JT: No question. It's a great feeling. And it's something we're trying to get accustomed to [laughs]. It'll take a minute. But it definitely feels good. In our wins, we've been successful because we've gotten stops. Even in our losses, we've had stretches where we've played outstanding defense. There's no question the key to our success -- we definitely want to make shots, that's what we do best -- but defensively, we've all gotten better. That's a credit to Erick Dampier in the middle. He's averaging three or four blocks a game, rebounding his butt off. It allows us to get out and gamble a little more and get steals. So might we see you go from Sixth Man of the Year one season to Defensive Player of the Year the next?

JT: Ha! I don't know, I wouldn't go that far. But I'm definitely going to try to get back to back Sixth Man. Only Detlef Schrempf [1992, '93] and Kevin McHale [1984, '85] ever did that. Ricky Pierce is the only other player to win Sixth Man more than once. You're OK with that as a goal?

JT: I love it. Love it to death. A lot of players wouldn't. After your rookie season, you were almost exclusively a starter [531 starts in 563 appearances from 2000-01 through 2006-07]. When the Mavericks went to the Finals in 2006, you started [Terry and Dirk Nowitzki were the only Dallas players to start at least 80 games]. Is this a role you would have resisted earlier in your career?

JT: Not at all. Going back to my college career, when we won the NCAA championship in '97, I was the sixth man. That was a great team -- Mike Bibby, Michael Dickerson, Miles Simon. So we had the guys who were starting and I took the back seat. Came off the bench, brought the same kind of energy, and it translated into a championship. I suppose there is one advantage -- you get to be in there with the second unit but you also get to be in there down the stretch. Most guys get minutes at crunch time or at garbage time but not both.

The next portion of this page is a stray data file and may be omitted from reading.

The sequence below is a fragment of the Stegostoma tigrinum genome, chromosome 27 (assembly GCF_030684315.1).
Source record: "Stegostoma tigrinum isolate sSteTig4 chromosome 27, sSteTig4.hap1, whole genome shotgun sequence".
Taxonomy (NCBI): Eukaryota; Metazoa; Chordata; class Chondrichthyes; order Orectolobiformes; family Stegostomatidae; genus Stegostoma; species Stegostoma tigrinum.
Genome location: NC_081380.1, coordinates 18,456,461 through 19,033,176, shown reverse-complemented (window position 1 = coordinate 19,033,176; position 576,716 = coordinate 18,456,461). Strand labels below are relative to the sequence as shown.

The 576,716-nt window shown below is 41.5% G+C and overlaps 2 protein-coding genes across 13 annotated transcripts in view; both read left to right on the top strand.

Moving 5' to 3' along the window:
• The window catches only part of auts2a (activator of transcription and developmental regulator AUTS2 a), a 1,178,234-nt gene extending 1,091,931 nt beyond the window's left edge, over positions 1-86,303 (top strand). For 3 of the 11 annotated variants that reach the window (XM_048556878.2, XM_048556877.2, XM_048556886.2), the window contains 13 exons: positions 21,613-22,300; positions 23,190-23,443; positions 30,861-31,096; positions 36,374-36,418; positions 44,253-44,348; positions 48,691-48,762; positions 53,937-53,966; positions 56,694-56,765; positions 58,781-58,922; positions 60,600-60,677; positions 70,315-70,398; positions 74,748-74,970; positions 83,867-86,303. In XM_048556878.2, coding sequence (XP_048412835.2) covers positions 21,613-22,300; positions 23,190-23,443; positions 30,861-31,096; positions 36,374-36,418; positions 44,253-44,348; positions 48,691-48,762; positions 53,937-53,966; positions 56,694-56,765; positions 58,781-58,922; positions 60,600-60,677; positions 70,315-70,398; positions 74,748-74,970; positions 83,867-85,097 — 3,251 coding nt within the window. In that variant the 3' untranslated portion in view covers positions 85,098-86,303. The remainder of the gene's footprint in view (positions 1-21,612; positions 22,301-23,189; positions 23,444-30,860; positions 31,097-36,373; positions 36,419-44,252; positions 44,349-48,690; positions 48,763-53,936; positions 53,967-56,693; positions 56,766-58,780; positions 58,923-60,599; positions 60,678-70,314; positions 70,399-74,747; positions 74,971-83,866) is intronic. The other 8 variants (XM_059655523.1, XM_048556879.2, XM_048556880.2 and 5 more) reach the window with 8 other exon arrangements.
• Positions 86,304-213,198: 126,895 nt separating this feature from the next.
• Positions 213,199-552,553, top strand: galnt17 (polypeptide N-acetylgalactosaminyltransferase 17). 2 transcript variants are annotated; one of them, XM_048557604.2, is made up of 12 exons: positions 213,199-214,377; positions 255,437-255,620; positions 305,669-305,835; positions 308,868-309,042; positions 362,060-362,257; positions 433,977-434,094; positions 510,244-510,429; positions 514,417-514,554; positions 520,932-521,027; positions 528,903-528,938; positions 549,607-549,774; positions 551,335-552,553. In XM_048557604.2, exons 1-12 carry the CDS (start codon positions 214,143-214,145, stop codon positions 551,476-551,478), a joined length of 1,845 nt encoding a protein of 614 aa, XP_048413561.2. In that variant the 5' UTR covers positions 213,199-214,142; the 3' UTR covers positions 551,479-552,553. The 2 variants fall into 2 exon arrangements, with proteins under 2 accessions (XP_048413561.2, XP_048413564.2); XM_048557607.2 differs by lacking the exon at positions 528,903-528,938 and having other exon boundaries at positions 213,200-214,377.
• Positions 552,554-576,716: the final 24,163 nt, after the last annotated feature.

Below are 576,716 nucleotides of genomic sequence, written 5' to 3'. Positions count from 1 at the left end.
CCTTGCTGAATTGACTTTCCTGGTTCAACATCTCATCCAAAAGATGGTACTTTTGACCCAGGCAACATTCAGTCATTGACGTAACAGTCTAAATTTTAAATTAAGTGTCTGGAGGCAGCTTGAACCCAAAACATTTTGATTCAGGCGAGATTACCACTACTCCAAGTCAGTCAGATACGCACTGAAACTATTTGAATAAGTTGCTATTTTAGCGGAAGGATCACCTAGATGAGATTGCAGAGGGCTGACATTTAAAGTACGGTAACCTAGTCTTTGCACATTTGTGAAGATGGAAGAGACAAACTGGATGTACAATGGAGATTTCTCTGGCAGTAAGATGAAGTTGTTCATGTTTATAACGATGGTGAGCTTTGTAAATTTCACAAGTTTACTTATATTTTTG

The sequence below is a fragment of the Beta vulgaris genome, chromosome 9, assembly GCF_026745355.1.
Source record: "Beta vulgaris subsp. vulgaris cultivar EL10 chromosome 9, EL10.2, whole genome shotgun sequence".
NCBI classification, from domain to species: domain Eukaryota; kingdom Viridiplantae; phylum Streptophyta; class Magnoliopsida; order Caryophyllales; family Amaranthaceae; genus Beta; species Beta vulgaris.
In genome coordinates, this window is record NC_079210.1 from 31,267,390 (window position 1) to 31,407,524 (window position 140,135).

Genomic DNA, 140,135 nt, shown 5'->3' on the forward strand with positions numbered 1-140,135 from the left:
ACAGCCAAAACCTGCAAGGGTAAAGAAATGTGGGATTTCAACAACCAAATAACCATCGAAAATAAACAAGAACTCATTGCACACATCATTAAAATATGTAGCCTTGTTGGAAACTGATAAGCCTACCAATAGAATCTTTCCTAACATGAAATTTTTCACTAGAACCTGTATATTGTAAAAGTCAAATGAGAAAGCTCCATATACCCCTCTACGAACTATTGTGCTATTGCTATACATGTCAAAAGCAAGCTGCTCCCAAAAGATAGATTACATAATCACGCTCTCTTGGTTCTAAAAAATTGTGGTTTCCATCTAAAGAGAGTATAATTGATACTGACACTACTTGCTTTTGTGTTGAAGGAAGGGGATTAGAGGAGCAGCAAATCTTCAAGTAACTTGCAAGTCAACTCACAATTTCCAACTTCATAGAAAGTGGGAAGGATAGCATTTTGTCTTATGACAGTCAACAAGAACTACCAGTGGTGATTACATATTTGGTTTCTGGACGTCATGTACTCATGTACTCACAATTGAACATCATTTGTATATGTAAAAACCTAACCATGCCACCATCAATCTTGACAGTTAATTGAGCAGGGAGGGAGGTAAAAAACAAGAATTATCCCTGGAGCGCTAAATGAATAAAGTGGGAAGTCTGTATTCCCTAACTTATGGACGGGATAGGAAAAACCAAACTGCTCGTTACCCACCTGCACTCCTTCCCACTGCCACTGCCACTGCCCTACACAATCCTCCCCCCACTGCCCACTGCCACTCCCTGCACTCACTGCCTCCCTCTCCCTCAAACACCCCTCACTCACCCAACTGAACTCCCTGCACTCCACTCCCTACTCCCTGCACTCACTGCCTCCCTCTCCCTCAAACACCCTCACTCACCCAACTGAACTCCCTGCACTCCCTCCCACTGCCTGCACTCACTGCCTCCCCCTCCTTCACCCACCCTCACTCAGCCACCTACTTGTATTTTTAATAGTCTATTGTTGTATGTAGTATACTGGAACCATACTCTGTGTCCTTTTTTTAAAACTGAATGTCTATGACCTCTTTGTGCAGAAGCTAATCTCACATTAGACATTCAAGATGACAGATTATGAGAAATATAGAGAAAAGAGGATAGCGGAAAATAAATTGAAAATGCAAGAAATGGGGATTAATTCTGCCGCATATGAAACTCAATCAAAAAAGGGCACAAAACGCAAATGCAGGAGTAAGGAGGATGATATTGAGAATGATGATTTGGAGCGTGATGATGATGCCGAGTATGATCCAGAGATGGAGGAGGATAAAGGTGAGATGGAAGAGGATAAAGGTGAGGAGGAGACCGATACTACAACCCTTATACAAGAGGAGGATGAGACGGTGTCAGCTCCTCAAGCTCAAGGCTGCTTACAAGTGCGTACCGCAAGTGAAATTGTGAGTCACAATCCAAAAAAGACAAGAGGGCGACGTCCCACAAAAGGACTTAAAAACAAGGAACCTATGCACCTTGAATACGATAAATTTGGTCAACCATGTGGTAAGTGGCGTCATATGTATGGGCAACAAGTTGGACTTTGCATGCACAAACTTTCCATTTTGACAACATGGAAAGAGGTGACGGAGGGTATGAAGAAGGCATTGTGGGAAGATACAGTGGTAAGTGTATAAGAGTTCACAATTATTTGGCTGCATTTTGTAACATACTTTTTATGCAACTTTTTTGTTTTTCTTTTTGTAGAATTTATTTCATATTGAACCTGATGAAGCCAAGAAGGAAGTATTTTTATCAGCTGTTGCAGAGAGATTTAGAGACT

JT: Yeah, 'cuz I'm basically a bench guy. I get to see the rhythm, the flow of the game and it actually helps defensively, because you can see where a guy's kind of lazy with a pass. Or the habits that they have. I use it to my advantage. You mentioned college, where you gained a reputation for your "rituals" or superstitions. Still have any?

JT: No doubt. You've got to remember, I sleep in the opposing teams' game shorts the night before the game. So I've collected over the years every team's game shorts. Did it in college. Slept in my uniform the night before the Final Four game and we won, so I've been doing it ever since. Is this like Michael Jordan wearing a pair of North Carolina shorts under his Bulls uniform?